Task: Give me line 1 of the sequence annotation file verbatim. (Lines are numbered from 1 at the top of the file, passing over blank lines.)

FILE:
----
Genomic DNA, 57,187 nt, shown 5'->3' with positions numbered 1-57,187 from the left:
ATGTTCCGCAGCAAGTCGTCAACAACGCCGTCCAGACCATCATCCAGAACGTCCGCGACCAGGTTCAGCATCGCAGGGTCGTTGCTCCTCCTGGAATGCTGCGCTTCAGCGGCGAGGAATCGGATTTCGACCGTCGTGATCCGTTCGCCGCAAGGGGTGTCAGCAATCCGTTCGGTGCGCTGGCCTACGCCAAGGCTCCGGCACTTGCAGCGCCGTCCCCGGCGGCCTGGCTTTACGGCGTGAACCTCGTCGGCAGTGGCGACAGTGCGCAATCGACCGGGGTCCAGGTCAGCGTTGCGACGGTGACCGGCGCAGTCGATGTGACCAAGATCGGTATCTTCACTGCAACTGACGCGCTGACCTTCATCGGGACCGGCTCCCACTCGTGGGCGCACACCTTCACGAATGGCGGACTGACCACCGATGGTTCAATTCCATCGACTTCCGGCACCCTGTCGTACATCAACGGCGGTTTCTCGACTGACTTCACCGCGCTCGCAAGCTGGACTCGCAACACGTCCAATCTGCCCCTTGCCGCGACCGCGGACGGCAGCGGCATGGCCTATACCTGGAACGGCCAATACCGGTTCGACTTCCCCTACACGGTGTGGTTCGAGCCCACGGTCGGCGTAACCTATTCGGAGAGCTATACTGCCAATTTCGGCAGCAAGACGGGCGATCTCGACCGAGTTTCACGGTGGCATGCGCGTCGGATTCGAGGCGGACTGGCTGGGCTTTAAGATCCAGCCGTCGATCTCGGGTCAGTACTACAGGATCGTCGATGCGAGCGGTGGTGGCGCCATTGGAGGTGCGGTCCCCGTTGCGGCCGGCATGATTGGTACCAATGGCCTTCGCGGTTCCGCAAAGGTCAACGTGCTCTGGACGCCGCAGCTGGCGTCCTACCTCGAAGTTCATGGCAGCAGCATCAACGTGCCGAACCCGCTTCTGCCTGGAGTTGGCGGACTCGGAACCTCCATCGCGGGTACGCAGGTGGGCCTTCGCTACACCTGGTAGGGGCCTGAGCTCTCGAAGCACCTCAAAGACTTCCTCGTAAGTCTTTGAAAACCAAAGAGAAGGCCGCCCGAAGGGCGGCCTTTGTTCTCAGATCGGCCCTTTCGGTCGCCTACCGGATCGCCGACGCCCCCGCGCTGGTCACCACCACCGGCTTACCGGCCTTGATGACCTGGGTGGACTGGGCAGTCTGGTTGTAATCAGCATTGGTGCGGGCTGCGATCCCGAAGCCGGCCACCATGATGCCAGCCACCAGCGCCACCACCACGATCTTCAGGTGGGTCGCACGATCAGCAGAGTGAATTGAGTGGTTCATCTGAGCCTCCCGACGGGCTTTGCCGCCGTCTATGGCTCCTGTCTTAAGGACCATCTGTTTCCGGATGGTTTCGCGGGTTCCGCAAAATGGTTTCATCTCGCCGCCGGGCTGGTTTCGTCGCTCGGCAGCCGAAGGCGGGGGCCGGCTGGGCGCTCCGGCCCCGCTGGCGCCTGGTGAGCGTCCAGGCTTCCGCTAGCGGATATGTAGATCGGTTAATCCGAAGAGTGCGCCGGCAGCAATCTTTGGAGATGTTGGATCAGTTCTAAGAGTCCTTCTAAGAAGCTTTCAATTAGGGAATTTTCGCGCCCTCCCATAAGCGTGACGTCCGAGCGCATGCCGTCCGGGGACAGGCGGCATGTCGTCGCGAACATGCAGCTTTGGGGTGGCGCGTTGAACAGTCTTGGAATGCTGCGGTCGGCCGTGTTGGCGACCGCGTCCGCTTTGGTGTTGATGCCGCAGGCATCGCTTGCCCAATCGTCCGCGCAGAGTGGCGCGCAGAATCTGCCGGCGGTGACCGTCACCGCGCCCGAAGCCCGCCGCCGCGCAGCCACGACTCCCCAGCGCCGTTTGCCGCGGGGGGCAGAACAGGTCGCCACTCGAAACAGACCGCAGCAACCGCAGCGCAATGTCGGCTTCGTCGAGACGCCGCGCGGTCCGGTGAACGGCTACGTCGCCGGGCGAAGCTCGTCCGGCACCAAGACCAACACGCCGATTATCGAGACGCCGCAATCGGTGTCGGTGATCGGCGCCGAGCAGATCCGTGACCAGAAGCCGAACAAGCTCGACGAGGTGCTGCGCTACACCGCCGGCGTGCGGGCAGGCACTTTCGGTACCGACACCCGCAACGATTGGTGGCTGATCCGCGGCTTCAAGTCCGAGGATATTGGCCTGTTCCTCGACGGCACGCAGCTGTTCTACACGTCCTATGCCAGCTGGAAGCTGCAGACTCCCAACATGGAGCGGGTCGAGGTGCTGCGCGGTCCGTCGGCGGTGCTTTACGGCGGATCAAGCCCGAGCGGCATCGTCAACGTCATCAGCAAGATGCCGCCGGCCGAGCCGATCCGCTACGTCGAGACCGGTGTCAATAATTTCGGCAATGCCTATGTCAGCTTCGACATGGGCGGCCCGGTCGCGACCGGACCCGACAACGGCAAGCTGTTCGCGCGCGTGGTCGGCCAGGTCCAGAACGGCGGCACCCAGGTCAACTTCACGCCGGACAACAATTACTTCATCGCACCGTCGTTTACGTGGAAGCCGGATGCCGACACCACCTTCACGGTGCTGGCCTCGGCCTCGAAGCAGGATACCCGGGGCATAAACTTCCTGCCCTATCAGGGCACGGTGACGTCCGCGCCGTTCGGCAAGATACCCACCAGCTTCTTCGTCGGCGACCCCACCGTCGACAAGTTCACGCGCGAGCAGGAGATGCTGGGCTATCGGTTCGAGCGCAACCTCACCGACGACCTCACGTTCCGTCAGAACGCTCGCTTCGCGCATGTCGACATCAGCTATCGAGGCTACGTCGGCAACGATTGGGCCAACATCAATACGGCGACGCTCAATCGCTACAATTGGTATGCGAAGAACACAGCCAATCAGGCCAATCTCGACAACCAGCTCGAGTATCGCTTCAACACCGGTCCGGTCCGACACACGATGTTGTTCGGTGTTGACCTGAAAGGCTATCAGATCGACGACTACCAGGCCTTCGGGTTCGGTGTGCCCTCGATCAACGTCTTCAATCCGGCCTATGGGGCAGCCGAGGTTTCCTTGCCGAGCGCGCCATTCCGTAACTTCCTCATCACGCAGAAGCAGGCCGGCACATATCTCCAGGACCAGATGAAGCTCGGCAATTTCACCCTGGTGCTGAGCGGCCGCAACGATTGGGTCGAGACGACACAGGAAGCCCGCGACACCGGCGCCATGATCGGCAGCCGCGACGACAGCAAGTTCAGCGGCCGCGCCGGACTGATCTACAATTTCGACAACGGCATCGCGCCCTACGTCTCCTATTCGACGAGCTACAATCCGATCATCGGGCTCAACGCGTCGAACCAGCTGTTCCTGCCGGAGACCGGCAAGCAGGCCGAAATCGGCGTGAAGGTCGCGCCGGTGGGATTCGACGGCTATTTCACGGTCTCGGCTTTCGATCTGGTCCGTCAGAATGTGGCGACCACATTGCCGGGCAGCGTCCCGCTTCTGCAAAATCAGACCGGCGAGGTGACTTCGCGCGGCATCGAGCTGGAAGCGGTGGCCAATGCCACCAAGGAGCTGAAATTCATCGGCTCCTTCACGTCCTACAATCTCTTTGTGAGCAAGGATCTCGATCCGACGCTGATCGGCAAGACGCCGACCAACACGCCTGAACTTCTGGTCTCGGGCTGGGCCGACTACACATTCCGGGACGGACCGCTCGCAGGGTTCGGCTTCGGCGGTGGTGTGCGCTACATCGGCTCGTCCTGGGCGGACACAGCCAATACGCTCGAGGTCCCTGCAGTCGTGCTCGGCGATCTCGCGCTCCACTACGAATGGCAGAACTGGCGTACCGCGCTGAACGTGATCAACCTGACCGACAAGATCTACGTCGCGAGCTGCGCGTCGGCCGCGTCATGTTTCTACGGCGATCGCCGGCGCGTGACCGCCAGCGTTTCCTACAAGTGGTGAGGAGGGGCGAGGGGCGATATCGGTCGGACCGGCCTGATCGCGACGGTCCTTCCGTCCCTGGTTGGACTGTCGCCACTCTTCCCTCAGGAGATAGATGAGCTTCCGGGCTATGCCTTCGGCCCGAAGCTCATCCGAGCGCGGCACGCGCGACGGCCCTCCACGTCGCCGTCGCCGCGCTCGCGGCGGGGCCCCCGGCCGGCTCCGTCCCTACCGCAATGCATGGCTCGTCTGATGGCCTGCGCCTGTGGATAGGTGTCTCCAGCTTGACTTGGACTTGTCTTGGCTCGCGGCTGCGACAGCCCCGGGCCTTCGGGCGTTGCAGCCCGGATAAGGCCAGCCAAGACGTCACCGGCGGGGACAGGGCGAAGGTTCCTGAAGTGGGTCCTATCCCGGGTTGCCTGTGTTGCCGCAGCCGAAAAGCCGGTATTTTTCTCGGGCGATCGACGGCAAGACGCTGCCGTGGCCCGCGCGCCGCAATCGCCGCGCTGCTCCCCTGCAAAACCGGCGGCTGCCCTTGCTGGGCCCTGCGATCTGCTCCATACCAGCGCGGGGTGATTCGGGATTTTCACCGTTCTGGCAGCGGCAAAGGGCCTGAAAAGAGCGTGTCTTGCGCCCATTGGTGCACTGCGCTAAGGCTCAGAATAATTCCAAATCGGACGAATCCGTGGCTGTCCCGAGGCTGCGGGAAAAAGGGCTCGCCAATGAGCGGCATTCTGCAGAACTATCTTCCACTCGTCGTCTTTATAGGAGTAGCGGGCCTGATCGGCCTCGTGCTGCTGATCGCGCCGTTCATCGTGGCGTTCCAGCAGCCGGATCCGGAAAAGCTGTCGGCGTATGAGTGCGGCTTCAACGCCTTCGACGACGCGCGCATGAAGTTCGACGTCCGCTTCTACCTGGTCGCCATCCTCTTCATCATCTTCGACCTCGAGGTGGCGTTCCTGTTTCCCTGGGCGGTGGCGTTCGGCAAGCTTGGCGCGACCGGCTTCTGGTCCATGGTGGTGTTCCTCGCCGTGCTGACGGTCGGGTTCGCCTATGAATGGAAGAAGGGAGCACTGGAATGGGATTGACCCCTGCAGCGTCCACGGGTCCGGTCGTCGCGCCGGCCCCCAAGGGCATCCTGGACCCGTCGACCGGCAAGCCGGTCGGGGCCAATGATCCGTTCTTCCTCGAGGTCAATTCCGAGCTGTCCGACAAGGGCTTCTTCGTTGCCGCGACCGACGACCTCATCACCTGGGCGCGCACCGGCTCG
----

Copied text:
Genomic DNA, 57,187 nt, shown 5'->3' with positions numbered 1-57,187 from the left: